Servicing the demand for convenience is easier for small businesses because they can focus on one particular element. There's this lack of mobility for larger institutions to react to new trends or pick up new technological opportunities. They will be left playing catch up with smaller players or may just buy them up.

Servicing the demand for convenience is easier for small businesses because they can focus on one element. There's this lack of mobility for larger institutions to react to new trends or pick up new technological opportunities

For example, with Lending Club, several banks would just outsource their whole consumer loan underwriting to the smaller service. So if you want to get a consumer loan in the US, you are directed to Lending Club. It’s become an agreement that the fintech company sells its services to the bank. What we’re also seeing is that banks will often create tournaments for fintech companies and the ones that win get funding.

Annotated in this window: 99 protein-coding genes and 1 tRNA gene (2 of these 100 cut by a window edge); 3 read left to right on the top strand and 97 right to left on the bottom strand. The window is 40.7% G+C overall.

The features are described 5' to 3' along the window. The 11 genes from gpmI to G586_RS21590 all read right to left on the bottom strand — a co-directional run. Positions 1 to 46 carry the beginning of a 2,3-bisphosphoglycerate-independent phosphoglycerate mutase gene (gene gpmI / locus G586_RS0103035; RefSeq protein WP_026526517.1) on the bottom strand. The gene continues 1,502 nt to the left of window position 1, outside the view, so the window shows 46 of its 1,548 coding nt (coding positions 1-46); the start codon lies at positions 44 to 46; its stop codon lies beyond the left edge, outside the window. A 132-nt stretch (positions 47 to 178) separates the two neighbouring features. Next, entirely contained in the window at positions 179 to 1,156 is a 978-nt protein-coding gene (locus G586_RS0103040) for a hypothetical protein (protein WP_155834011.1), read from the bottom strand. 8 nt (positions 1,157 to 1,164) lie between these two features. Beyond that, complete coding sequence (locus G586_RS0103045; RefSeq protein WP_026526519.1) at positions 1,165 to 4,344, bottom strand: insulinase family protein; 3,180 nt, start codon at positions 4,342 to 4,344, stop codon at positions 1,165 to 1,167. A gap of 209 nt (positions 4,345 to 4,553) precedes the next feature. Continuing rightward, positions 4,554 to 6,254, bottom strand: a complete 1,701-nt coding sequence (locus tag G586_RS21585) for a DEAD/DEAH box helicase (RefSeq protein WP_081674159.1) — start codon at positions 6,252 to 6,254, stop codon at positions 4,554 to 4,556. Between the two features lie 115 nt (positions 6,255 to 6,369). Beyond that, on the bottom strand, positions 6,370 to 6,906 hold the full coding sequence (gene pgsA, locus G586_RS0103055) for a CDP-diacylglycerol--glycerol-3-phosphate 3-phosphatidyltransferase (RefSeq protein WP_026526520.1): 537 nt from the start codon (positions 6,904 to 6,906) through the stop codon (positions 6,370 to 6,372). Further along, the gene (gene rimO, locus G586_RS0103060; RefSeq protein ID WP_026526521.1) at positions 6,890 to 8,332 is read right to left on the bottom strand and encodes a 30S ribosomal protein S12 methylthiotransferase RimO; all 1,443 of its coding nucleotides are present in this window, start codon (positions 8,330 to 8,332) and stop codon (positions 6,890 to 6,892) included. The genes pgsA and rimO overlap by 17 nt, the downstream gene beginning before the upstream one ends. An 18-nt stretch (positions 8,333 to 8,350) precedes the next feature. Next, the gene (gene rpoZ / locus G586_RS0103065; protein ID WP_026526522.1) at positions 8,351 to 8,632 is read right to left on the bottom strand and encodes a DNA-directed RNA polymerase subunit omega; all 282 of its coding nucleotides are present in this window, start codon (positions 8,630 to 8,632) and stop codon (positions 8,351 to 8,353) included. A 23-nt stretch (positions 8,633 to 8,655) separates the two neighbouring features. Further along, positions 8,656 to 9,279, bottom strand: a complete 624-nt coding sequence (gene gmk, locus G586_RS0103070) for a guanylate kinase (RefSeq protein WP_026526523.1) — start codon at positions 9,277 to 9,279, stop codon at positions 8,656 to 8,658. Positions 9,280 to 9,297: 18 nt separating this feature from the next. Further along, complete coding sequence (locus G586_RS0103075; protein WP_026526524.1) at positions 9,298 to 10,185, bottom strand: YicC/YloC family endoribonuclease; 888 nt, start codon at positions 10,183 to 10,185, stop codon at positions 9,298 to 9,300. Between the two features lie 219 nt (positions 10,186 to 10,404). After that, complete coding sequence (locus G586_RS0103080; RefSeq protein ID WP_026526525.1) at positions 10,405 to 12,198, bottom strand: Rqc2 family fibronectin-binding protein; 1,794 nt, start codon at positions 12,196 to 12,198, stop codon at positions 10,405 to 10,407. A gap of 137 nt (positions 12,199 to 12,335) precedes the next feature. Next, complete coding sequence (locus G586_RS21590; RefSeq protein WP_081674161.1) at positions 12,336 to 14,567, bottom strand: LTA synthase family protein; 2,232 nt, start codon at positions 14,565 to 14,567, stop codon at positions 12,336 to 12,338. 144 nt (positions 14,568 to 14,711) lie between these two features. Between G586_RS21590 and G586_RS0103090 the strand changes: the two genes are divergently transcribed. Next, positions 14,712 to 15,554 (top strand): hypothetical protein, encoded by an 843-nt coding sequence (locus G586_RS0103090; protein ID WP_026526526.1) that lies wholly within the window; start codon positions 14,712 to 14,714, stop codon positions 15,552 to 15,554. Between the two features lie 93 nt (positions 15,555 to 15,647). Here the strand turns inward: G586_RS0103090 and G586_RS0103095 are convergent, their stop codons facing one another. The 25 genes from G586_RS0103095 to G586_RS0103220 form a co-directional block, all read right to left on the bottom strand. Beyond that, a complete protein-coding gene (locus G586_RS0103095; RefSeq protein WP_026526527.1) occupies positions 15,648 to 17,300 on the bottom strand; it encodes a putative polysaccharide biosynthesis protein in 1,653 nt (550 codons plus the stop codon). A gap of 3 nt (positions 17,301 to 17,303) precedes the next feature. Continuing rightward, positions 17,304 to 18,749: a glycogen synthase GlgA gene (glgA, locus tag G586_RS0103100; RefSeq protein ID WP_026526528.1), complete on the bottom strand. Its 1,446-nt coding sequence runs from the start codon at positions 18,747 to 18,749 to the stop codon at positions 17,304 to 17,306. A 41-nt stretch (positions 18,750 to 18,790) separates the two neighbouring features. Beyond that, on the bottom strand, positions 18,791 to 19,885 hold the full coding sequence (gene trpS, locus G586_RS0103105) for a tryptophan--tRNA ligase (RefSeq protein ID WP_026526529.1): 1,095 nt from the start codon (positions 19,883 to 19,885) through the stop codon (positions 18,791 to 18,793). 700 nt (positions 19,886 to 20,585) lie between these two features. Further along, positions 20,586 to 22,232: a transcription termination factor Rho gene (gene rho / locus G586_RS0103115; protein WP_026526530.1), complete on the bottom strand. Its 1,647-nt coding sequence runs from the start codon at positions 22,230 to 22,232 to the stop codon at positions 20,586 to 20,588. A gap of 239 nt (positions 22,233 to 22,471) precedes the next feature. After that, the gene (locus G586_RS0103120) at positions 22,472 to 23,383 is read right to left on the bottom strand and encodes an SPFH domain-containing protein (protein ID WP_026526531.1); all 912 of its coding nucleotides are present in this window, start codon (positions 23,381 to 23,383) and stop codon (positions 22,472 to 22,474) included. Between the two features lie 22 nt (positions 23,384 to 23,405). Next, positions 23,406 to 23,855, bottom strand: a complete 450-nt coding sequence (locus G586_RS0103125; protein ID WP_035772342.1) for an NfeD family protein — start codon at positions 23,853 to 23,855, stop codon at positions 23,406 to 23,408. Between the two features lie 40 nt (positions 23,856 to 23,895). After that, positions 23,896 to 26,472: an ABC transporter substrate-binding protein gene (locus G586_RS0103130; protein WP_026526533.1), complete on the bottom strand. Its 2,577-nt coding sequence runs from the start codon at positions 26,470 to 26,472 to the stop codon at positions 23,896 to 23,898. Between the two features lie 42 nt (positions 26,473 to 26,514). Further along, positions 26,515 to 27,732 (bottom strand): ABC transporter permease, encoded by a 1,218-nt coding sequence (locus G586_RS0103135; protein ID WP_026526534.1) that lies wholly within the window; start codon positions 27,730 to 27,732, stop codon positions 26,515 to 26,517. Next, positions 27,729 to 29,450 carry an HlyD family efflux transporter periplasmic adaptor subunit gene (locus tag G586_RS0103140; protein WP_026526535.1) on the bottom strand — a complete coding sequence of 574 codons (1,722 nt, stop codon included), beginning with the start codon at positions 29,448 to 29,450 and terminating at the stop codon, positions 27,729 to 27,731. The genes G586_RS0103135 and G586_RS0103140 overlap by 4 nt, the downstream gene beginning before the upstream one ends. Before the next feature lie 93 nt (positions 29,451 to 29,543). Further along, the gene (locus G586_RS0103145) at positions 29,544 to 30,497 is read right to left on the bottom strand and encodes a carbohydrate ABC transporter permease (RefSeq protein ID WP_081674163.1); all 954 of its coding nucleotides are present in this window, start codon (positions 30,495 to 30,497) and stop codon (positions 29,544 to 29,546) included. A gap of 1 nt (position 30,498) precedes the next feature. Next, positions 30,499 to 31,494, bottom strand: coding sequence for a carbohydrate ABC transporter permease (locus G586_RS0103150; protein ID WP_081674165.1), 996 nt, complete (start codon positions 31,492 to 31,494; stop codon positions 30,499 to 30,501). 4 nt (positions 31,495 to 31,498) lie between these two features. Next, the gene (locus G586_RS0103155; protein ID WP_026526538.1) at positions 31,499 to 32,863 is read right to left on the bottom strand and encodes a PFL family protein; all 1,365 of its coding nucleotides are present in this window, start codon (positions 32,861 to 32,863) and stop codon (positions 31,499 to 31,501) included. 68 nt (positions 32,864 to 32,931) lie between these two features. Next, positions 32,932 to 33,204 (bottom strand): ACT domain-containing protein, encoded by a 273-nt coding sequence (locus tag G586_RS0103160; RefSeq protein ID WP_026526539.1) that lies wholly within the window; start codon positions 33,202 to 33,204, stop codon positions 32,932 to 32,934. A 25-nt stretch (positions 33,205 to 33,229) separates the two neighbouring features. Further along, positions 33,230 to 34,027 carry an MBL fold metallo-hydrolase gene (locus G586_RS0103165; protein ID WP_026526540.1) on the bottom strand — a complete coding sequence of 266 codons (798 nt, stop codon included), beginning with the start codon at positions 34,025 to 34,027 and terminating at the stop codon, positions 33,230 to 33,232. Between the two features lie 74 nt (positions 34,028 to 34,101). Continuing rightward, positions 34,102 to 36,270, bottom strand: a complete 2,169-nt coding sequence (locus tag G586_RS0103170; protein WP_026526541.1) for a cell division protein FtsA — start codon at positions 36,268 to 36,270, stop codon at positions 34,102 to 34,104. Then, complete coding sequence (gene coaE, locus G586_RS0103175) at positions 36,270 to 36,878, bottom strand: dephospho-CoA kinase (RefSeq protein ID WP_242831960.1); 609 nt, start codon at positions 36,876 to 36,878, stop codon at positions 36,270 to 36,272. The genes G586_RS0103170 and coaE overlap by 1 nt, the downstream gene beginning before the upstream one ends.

The most exciting innovation in 2015 has been blockchain technology. It’s been around since 2008, but what's happened this year is that the entire industry has embraced the blockchain and the shared technology ledger. This allows transactions to be made without needing a central clearing agency, meaning that, for example, shares, bonds, or any kind of contract can be sent to another party without any transaction cost. This could save billions, potentially bringing costs down to 0.1%. This would be truly disruptive. Imagine how many transactions take place in our modern economy. If you saved just 1% from those transactions, the impact would be huge. Consumers would enjoy lower prices, you’d have more efficiency and it'd make everyone happy.

Why bother with change when you can swipe your smartphone with minimal fuss? Why bother with change when you can swipe your smartphone with minimal fuss?
Elenovela (2015) ©

Duena Blomstrom is a fintech and digital experience specialist at Duena Blomstrom Consulting, an angel investor and top 20 City AM Power Influencer.

The main thing that will happen in 2016 is that one or more of the big technology companies will decide to enter the financial services market. This is, of course, no surprise to anyone in the industry, but banks will nonetheless react as if this is a gobsmacking shock and will likely challenge their legitimacy in terms of data security to highlight their role as trustworthy data custodians by contrast.